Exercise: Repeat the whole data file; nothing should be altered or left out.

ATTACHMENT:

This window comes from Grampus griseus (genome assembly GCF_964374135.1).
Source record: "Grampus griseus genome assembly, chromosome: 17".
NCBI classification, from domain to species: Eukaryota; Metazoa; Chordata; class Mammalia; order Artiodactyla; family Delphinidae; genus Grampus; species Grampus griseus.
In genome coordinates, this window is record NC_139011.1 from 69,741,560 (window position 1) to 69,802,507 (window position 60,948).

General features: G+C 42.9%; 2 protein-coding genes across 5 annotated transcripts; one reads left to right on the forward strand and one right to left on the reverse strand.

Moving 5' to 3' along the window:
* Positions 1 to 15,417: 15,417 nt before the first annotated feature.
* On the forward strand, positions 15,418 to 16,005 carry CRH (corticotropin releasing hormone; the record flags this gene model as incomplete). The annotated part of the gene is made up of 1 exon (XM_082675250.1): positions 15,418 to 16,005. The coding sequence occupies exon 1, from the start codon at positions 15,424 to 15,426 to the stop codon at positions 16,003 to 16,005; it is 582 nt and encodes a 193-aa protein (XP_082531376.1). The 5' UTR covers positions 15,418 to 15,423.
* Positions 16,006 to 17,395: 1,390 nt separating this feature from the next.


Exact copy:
This window comes from Grampus griseus (genome assembly GCF_964374135.1).
Source record: "Grampus griseus genome assembly, chromosome: 17".
NCBI classification, from domain to species: Eukaryota; Metazoa; Chordata; class Mammalia; order Artiodactyla; family Delphinidae; genus Grampus; species Grampus griseus.
In genome coordinates, this window is record NC_139011.1 from 69,741,560 (window position 1) to 69,802,507 (window position 60,948).

General features: G+C 42.9%; 2 protein-coding genes across 5 annotated transcripts; one reads left to right on the forward strand and one right to left on the reverse strand.

Moving 5' to 3' along the window:
* Positions 1 to 15,417: 15,417 nt before the first annotated feature.
* On the forward strand, positions 15,418 to 16,005 carry CRH (corticotropin releasing hormone; the record flags this gene model as incomplete). The annotated part of the gene is made up of 1 exon (XM_082675250.1): positions 15,418 to 16,005. The coding sequence occupies exon 1, from the start codon at positions 15,424 to 15,426 to the stop codon at positions 16,003 to 16,005; it is 582 nt and encodes a 193-aa protein (XP_082531376.1). The 5' UTR covers positions 15,418 to 15,423.
* Positions 16,006 to 17,395: 1,390 nt separating this feature from the next.